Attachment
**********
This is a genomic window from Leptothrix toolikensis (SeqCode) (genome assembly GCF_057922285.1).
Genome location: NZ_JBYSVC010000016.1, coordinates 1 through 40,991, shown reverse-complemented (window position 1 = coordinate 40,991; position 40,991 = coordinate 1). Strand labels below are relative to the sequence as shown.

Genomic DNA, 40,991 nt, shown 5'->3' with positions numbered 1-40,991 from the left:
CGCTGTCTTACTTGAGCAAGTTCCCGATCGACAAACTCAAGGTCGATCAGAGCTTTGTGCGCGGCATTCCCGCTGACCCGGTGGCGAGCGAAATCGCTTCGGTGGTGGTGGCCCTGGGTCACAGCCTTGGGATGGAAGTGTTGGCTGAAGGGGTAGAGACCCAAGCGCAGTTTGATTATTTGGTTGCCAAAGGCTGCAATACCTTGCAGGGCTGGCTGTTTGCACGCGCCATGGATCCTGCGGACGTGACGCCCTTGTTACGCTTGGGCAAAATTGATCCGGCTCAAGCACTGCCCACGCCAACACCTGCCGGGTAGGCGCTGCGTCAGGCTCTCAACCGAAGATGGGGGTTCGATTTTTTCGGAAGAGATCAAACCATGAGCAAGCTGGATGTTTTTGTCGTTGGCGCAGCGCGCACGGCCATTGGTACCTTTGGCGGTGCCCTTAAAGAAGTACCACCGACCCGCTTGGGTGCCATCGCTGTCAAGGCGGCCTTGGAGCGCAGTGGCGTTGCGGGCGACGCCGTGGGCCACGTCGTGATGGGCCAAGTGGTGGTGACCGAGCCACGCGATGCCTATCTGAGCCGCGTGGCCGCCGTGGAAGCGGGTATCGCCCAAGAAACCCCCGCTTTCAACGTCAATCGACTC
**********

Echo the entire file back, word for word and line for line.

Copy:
This is a genomic window from Leptothrix toolikensis (SeqCode) (genome assembly GCF_057922285.1).
Genome location: NZ_JBYSVC010000016.1, coordinates 1 through 40,991, shown reverse-complemented (window position 1 = coordinate 40,991; position 40,991 = coordinate 1). Strand labels below are relative to the sequence as shown.

Genomic DNA, 40,991 nt, shown 5'->3' with positions numbered 1-40,991 from the left:
CGCTGTCTTACTTGAGCAAGTTCCCGATCGACAAACTCAAGGTCGATCAGAGCTTTGTGCGCGGCATTCCCGCTGACCCGGTGGCGAGCGAAATCGCTTCGGTGGTGGTGGCCCTGGGTCACAGCCTTGGGATGGAAGTGTTGGCTGAAGGGGTAGAGACCCAAGCGCAGTTTGATTATTTGGTTGCCAAAGGCTGCAATACCTTGCAGGGCTGGCTGTTTGCACGCGCCATGGATCCTGCGGACGTGACGCCCTTGTTACGCTTGGGCAAAATTGATCCGGCTCAAGCACTGCCCACGCCAACACCTGCCGGGTAGGCGCTGCGTCAGGCTCTCAACCGAAGATGGGGGTTCGATTTTTTCGGAAGAGATCAAACCATGAGCAAGCTGGATGTTTTTGTCGTTGGCGCAGCGCGCACGGCCATTGGTACCTTTGGCGGTGCCCTTAAAGAAGTACCACCGACCCGCTTGGGTGCCATCGCTGTCAAGGCGGCCTTGGAGCGCAGTGGCGTTGCGGGCGACGCCGTGGGCCACGTCGTGATGGGCCAAGTGGTGGTGACCGAGCCACGCGATGCCTATCTGAGCCGCGTGGCCGCCGTGGAAGCGGGTATCGCCCAAGAAACCCCCGCTTTCAACGTCAATCGACTC